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The first of the year is a good time to wipe the table clean. Here are my suggestions for the table of insurance and financial products.

Put product information on your Web site. You would think everyone does that by now. But, after many trips to many sites, I have concluded that many dont. Some sites just say: “Contact us for information about insurance, securities, etc.” Others do show links leading to product sections, but the discussions shown there are often scanty or blurry. Still, others do post product details but only behind password-protected doorways.

Maybe these firms dont want to spend the time/effort to keep updating the public part of their Web sites with product info. Maybe some worry that product sections might: 1) overwhelm or confuse consumers; 2) make visitors believe advisor-sold products are available online; 3) give competitors (or attorneys!) too much ammo.

Its hard to say. But, from a Web visitor point of view, its frustrating. One might hear about a companys having a new product or see an ad for it, go to the Web site and findnext to nothing. What kind of a marketing plan is that?

Suggestion: Why not take full advantage of the Webs marketing power? Show your products, name them and give a few details on each. Maybe have a product education section that explains key terms. You dont have to give away the whole store. You dont have to spell out your most treasured competitive advantage. But providing a good overview of your offerings will strengthen your credibility and help customers decide about doing business with you. This goes for agencies and financial planning firms as well as providers.

If you must use business jargon, at least get it straight. Granted, some states do require that certain terms be used in the sales literature, and some compliance departments do require that field and CSR staff use certain terms when communicating with customers. Unfortunately, some of those terms are mere jargon to consumers. Worse, they are not used consistently from person to person, firm to firm and state to state. “Living benefits” is but one example. And “transparency” is fast becoming a term-for-all-seasons, with just about everyone using it to mean different things. This causes a lot of confusion.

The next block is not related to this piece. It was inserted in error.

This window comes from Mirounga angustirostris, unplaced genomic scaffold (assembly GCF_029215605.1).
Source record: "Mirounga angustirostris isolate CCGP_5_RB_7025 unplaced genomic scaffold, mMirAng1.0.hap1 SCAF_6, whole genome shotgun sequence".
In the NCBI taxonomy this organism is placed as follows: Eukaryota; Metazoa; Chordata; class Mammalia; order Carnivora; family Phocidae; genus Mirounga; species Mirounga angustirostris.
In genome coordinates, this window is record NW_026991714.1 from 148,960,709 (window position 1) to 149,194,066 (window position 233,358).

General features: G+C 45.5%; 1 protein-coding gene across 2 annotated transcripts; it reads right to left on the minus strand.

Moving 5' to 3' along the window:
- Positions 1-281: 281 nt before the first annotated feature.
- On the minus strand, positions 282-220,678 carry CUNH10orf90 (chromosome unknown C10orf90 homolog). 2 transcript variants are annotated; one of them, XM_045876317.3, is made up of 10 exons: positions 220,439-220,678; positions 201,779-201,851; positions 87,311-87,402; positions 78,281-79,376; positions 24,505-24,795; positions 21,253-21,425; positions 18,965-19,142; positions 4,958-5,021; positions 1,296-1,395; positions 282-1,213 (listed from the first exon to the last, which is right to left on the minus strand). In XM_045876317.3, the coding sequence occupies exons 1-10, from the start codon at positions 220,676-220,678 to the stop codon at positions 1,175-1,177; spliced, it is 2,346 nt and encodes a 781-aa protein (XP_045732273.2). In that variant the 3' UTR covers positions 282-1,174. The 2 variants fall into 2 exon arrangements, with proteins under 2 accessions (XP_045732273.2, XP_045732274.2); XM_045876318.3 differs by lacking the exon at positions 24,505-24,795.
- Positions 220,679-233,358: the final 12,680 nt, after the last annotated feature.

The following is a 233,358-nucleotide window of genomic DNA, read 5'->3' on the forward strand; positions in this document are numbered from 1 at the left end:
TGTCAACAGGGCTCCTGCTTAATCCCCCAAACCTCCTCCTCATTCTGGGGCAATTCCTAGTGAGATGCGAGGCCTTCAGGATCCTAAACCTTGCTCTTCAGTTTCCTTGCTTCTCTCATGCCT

Suggestion: Go ahead and ask, “Do you understand these terms?” If you detect uncertainty, explain. If you are unsure yourself, check for clarification with recognized sources. If you are preparing sales materials, include a simple definition and/or, if your rules also allow use of “plain English,” then just speak plainly. Why bother? Because if you leave doubt on the table, chances are you will leave money there, too.

On product retrenchment, get out of la-la land. The movement of providers in and out of markets and product lines shows that some firms will indeed pull the plug before letting a troublesome product doom the company.

Most times, firms have solid business reasons for pulling out. However, some are guilty of abrupt pullouts, without explanation and “after-care” to existing constituents (field, customers, suppliers, etc.). Some firms create the impression that their employees dont have to answer to anyone but their numbers people, their boards and their shareholders. That is tunnel vision. Poorly planned withdrawals cause a lot of ill-will, upset customers, and cause phone calls to regulators and visits to the attorney.

Suggestion: Use the communications tools at your disposal to let the key parties know what is going on, why (to the extent you can tell it) and what plans are in place to help the affected parties make transitions. You just might find that being proactive in this area is also productive.

Ditto the field. Unexplained and fiery field organization decisions to terminate carrier relationships can be disruptive, too. As with carrier pullouts, marketing organization exits are usually made for bona fide business reasons. But if no plan is in place to guide the exit, the consequences can be far-reaching. A lock, stock, and barrel movement of business from one carrier to one or more other carriers disrupts not only the carrier but also the customers. Sometimes, the rolling business rolls right on over the customers best interests, with trips to the regulators and the attorney a not-uncommon consequence.

Suggestion: Same as above. Let the affected parties know what is happening, why (to the extent you can tell it) and what happens next.

Wake up. In the past year, I have called insurance agencies and companies where the people there are wonderfully alive and involved and knock themselves out to see to it that I get what I need (whether calling as a customer or a reporter). But I also have spoken with financial product folks who would just as soon have the customer, reporter, supplier or whomever evaporate. In this era of post-downsizing and CRM focus, the fact that sleepers are still on the job is amazingand no doubt costly to the firms.

Suggestion: Do what you have to do to renew your interest in your work or move on. And, if you are the boss of such a person, do what you have to do to energize your staff or move on.

Insurance/financial products are so dynamically linked to the lives of peopleinsureds, claimants and various business stakeholdersthey deserve the best handling, marketing, positioning and service possible. In 2005, it would be nice to see some table-clearing in these areas.


Reproduced from National Underwriter Edition, December 30, 2004. Copyright 2004 by The National Underwriter Company in the serial publication. All rights reserved.Copyright in this article as an independent work may be held by the author.